3. Don’t force it.
Never force it! If you’ll start forcing a child to eat something, you’ll end up in a power struggle, and your child will learn that there’s something that you really care about, something that you don’t control but he does. The control over what’s going to be eaten is in your kids hands, and putting too much emphasis on it, might give your kid a place to stretch that control, just for the sake of it, resulting in stubborn I-won’-try-it just to prove a point!
Also, you don’t want meal time turn in to a dispute, struggle and battle. In order for it being pleasant and fun for everybody, everyone should have the same freedom and choice. You’re scared that your kid will choose to eat only bread and dessert? Don’t put it on the table.
Your responsibility is to make the food and put it on the table, and it’s your child’s freedom to choose whatever he wants from the choices that you offer.
4. Pick your battles.
The kid devours tomatoes and carrots but leaves all the salad out? Just keep serving it, and one day, by accident, he may start eating it. There’s a vegetable soup and a salad? Let them eat the one they prefer, don’t insists on eating all of the veggies.
Your kids like pizza, pasta and fries? Perfect, serve them their favorite food with a mixed in portion of a new vegetable, and who knows, maybe they’ll eat some of it too!
5. Start a vegetable or a herb garden.
Seeing how food grows, caring for it, watering it and then harvesting it gives kids a sense of comprehension, anticipation and pride. So starting even a small veggie garden in a pot can help you child get interested in veggies!
6. Don’t give up.
Did I already say it? Well, it’s so important, that I’ll say it again, don’t give up, just serve these veggies, and put them on that plastic plate!
It took me a year to convince my kids to some veggies. Onions, kale, leek and even peppers, they all have been less than loved at some point or another. But they ended up trying them, eating a piece, and another, and accepting them in the end.
7. Include them in preparation.
Let them pick the prettiest tomatoes while doing groceries, invite them to scroll through a cook book and pick a recipe, let them help you with washing vegetables, mixing up a salad and cutting fruits! If they helped making it, they’ll most likely at least try it!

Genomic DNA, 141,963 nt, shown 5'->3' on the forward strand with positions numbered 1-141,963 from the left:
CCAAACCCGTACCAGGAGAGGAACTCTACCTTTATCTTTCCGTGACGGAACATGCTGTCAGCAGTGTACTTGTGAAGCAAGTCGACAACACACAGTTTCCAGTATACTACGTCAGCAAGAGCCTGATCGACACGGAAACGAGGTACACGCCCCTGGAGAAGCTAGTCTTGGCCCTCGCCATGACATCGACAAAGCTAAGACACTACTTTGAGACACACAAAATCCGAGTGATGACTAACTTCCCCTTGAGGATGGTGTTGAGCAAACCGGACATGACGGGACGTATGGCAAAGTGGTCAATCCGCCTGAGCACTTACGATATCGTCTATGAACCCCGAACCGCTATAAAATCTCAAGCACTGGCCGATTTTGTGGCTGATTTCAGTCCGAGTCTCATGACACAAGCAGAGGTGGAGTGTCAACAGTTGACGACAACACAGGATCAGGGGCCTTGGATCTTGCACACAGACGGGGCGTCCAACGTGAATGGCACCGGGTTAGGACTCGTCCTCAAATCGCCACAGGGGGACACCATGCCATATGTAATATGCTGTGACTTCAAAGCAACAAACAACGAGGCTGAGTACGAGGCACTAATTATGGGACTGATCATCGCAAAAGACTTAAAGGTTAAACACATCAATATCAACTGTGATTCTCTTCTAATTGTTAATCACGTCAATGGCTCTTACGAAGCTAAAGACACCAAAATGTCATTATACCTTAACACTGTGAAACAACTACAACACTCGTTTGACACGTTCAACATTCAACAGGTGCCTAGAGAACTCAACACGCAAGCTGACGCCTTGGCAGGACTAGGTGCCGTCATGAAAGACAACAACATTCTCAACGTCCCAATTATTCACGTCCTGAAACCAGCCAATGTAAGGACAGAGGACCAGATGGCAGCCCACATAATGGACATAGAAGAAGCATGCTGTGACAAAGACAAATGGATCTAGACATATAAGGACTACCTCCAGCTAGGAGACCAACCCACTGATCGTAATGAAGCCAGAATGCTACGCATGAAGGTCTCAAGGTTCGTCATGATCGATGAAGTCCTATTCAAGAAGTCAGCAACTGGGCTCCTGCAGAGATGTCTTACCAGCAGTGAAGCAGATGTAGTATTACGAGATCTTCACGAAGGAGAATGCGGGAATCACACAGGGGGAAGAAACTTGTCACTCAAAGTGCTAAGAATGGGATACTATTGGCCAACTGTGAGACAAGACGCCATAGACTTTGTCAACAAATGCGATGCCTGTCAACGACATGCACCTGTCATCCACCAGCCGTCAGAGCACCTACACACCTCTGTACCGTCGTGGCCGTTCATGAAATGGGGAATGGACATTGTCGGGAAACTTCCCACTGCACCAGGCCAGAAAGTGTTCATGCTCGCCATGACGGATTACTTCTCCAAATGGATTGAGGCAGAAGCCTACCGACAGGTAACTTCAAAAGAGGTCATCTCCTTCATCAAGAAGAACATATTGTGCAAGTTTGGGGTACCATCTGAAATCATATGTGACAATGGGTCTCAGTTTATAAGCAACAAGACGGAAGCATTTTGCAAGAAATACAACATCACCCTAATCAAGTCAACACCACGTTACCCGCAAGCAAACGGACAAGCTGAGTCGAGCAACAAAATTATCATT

8. Never say: you won’t like it.
Kids define themselves through what you say about them, so if you say they won’t like something, that’ll believe you, and even convince themselves they do not want to disappoint you. So don’t call them picky, don’t say that don’t like veggies or spices and don’t tell them what they don’t like.
9. Don’t assume it’s not for kids.
In many cultures there’s no such thing as kid-meals. Children eat exactly the same spices as adults, and they don’t get choice or a second option.
10. Don’t say it’s healthy, just say you like it.
Another research shows that saying that something is healthy actually resolves in kids NOT wanting to eat that food. But since kids learn by imitation, it’s better to just eat the healthy stuff yourself with a smile instead of saying that it’s healthy and they have to.
Raising kids is amazing, fun, difficult and exhausting, all at the same time. Feeding them is a big part of it. So make it fun, for your sake mostly. Eat what you like, maybe with a healthier spin on it. Don’t stress yourself too much about their nutrition intake after a day of cereals and hot dogs. Just balance it the next day with something a bit better. You’re doing your best, I know that! And who knows, maybe in a couple of years your little foodie will try to convince you to try something new?